“Hijab or No Hijab”: Examining Spiritual Identity (Re)construction of Muslim Graduate Students Through Duoethnography


The question of whether a Muslim woman is required to wear a hijab is a multifaceted topic that continues to evoke diverse perspectives. This complex debate has extended beyond religious circles, impacting the perception of political and cultural pluralism. This issue leads to identity complexity within the context of a secular and diverse education environment. As Muslim graduate students originating from Indonesia and living in the United States, we attempt to understand the recursive process of spiritual identity (re)construction. This study focuses on the experiences of two female Muslims (one with hijab and one without hijab) while navigating academia as both students and researchers. By utilizing personal narratives, dialogues, and personal reflections, we exchange discussions on how internal struggles, societal perception, and political discourses affect our spiritual identity in two countries. By critically examining our experiences, we have found that our expressions of spiritual identity including the hijab have been affected by our immediate surroundings. Through Thematic analysis, we have uncovered personal strategies to overcome challenges, such as finding cultural alliances and personal boundaries and encouraging safe spaces for (re)constructing our spiritual identities. We also highlight the significance of increasing spiritual practices as a means of fostering this process. This research not only expands the application of duoethnography but contributes to a deeper understanding of transnational and spiritual identity formation. The findings present practical insights for female Muslims as international academics, encouraging them to critically shape their spiritual identities that transcend societal boundaries.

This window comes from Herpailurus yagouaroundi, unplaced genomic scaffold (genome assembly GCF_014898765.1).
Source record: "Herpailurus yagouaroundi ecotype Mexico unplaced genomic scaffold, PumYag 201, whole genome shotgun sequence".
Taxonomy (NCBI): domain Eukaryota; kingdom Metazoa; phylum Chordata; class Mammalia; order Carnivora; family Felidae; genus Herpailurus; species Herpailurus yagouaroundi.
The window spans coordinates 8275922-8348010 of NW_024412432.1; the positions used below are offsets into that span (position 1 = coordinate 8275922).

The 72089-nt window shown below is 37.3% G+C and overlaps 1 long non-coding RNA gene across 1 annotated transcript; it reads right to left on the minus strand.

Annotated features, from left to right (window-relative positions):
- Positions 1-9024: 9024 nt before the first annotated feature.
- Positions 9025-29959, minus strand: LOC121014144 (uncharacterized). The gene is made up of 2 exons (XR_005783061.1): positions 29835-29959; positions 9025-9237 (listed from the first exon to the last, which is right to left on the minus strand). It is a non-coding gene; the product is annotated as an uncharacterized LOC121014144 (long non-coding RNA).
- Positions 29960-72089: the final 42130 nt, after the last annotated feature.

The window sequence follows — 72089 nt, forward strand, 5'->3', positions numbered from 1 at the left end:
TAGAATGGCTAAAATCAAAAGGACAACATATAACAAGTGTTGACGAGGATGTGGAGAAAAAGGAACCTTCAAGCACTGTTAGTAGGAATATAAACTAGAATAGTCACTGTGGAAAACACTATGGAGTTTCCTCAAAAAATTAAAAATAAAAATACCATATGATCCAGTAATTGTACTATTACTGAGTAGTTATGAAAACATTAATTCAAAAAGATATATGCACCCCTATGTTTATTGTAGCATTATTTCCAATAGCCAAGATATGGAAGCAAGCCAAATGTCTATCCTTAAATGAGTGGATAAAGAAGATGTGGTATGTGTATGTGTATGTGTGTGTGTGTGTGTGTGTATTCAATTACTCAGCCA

Author Information
Biaz Nabilla, Arizona State University, United States
Asri Nurul Qodri, Arizona State University, United States

Paper Information
Conference: IICAH2024
Stream: Ethnicity

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Posted by James Alexander Gordon